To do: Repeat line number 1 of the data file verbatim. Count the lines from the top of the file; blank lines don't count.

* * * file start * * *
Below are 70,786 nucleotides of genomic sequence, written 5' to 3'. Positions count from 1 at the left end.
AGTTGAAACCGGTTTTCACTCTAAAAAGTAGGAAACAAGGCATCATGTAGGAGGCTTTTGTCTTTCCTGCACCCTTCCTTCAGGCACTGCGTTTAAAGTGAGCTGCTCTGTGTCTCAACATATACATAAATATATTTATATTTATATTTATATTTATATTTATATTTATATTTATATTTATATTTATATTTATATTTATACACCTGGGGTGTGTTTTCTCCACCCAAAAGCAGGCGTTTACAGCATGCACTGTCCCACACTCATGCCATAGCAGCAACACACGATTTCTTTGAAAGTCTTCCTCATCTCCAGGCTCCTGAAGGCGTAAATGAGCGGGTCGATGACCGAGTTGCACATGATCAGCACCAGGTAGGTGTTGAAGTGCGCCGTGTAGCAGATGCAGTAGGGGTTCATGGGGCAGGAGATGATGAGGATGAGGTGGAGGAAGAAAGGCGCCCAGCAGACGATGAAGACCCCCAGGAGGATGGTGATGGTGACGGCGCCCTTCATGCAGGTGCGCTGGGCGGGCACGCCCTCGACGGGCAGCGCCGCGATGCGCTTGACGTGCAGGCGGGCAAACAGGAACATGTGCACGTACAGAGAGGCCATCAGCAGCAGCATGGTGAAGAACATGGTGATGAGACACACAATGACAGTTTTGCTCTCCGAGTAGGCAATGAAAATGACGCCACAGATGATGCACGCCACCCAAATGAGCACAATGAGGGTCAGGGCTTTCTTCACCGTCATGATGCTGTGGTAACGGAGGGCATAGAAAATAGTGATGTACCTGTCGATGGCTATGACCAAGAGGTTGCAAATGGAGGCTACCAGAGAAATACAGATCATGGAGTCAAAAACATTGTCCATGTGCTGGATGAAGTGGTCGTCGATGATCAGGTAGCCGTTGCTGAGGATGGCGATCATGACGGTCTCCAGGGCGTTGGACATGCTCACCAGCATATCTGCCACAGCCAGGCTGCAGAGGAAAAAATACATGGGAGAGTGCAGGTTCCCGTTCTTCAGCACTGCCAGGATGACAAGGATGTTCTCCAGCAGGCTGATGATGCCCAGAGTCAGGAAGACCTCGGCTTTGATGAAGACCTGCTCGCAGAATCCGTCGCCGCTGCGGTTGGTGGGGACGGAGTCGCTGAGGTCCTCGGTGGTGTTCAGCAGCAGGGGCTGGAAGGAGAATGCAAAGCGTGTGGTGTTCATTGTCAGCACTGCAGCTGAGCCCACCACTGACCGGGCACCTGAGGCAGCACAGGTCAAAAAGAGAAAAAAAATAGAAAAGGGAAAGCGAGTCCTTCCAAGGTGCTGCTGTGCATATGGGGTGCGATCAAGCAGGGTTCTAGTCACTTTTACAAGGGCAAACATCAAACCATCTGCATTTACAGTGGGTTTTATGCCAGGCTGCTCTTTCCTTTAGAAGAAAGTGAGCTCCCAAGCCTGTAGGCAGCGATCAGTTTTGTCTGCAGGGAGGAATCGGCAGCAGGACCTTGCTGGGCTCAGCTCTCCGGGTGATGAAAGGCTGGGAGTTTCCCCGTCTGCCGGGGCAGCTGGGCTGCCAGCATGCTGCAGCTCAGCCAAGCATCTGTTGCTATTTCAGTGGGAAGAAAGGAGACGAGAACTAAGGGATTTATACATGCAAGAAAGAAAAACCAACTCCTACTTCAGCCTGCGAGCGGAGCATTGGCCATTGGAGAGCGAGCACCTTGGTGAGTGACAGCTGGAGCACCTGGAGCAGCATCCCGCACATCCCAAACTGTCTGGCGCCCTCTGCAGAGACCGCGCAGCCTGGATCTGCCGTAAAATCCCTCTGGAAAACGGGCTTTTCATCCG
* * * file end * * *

Below are 70,786 nucleotides of genomic sequence, written 5' to 3'. Positions count from 1 at the left end.